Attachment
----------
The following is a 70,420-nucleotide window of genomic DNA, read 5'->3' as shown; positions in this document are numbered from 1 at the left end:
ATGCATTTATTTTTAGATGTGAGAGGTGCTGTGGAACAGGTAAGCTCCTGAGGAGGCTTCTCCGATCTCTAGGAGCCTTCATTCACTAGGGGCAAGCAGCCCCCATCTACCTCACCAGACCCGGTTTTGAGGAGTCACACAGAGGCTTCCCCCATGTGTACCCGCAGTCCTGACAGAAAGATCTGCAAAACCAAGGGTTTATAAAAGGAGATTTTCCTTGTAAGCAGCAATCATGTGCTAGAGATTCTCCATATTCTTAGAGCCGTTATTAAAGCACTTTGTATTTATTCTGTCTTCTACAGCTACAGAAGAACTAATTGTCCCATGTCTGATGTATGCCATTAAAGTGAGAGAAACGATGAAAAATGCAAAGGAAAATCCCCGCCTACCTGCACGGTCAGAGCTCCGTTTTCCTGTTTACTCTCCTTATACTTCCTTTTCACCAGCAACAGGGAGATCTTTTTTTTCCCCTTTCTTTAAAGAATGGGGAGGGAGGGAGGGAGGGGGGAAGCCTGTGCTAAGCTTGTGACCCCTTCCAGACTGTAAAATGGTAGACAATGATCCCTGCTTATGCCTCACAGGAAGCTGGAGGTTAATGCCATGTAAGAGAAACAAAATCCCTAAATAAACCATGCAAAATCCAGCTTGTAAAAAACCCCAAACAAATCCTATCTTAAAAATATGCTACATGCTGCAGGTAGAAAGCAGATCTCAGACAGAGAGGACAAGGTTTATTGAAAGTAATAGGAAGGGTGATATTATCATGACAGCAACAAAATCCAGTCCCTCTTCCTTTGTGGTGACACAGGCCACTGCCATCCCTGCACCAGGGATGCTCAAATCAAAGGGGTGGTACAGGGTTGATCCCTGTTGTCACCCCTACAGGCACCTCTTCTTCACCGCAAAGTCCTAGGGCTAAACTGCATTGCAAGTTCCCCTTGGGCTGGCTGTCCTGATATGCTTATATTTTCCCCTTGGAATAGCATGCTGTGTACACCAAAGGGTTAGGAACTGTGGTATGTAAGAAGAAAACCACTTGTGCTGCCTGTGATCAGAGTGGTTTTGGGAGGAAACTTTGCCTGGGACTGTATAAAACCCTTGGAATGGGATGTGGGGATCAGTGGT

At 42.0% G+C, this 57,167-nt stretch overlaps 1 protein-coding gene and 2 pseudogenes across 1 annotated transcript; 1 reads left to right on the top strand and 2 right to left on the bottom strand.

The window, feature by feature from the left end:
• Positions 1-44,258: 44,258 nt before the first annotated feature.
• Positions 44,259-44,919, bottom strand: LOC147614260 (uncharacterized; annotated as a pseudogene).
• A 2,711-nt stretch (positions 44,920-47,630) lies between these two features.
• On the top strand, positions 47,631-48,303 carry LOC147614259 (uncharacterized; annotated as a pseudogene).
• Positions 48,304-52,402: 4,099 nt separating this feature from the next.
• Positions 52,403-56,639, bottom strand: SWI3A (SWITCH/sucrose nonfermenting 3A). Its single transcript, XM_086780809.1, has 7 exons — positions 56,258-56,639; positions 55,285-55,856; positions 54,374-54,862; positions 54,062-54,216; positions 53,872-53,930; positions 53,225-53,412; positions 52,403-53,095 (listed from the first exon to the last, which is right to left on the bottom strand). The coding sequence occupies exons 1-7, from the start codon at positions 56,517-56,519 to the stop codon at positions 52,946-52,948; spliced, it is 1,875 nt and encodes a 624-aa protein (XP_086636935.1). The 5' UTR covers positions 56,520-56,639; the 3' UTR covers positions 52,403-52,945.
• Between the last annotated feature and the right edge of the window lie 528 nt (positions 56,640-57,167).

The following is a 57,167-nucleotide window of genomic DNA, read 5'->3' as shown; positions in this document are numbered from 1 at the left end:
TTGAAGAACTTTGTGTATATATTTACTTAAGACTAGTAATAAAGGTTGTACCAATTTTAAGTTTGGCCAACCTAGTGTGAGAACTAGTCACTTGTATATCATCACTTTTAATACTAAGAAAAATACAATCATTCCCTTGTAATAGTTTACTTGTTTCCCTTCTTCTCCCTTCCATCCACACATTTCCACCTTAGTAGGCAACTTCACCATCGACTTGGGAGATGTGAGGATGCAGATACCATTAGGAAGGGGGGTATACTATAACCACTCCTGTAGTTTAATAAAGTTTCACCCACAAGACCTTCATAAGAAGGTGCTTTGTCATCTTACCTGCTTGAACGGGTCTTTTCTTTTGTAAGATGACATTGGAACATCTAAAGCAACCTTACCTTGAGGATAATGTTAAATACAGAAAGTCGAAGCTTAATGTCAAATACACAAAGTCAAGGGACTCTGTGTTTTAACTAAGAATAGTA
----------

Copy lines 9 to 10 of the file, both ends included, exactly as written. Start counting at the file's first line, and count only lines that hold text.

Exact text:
• Positions 48,304-52,402: 4,099 nt separating this feature from the next.
• Positions 52,403-56,639, bottom strand: SWI3A (SWITCH/sucrose nonfermenting 3A). Its single transcript, XM_086780809.1, has 7 exons — positions 56,258-56,639; positions 55,285-55,856; positions 54,374-54,862; positions 54,062-54,216; positions 53,872-53,930; positions 53,225-53,412; positions 52,403-53,095 (listed from the first exon to the last, which is right to left on the bottom strand). The coding sequence occupies exons 1-7, from the start codon at positions 56,517-56,519 to the stop codon at positions 52,946-52,948; spliced, it is 1,875 nt and encodes a 624-aa protein (XP_086636935.1). The 5' UTR covers positions 56,520-56,639; the 3' UTR covers positions 52,403-52,945.